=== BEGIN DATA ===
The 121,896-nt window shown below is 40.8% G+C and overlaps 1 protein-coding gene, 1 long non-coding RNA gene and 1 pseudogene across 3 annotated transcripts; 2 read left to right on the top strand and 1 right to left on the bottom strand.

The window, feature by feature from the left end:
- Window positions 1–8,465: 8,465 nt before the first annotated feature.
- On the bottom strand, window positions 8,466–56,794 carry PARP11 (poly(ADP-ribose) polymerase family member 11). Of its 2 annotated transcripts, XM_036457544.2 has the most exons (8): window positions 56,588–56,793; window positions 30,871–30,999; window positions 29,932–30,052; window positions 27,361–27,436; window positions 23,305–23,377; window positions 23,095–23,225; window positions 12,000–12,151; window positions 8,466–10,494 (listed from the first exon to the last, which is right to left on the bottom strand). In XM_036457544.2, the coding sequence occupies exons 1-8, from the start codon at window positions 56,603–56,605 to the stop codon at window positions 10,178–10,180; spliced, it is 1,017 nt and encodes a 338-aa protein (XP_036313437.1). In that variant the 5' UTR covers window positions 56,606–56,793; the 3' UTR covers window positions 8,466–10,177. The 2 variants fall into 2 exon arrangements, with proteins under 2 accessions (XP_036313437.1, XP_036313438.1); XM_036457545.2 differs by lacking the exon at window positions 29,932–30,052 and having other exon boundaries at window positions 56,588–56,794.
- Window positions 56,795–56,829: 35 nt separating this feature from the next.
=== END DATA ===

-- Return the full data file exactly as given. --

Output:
The 121,896-nt window shown below is 40.8% G+C and overlaps 1 protein-coding gene, 1 long non-coding RNA gene and 1 pseudogene across 3 annotated transcripts; 2 read left to right on the top strand and 1 right to left on the bottom strand.

The window, feature by feature from the left end:
- Window positions 1–8,465: 8,465 nt before the first annotated feature.
- On the bottom strand, window positions 8,466–56,794 carry PARP11 (poly(ADP-ribose) polymerase family member 11). Of its 2 annotated transcripts, XM_036457544.2 has the most exons (8): window positions 56,588–56,793; window positions 30,871–30,999; window positions 29,932–30,052; window positions 27,361–27,436; window positions 23,305–23,377; window positions 23,095–23,225; window positions 12,000–12,151; window positions 8,466–10,494 (listed from the first exon to the last, which is right to left on the bottom strand). In XM_036457544.2, the coding sequence occupies exons 1-8, from the start codon at window positions 56,603–56,605 to the stop codon at window positions 10,178–10,180; spliced, it is 1,017 nt and encodes a 338-aa protein (XP_036313437.1). In that variant the 5' UTR covers window positions 56,606–56,793; the 3' UTR covers window positions 8,466–10,177. The 2 variants fall into 2 exon arrangements, with proteins under 2 accessions (XP_036313437.1, XP_036313438.1); XM_036457545.2 differs by lacking the exon at window positions 29,932–30,052 and having other exon boundaries at window positions 56,588–56,794.
- Window positions 56,795–56,829: 35 nt separating this feature from the next.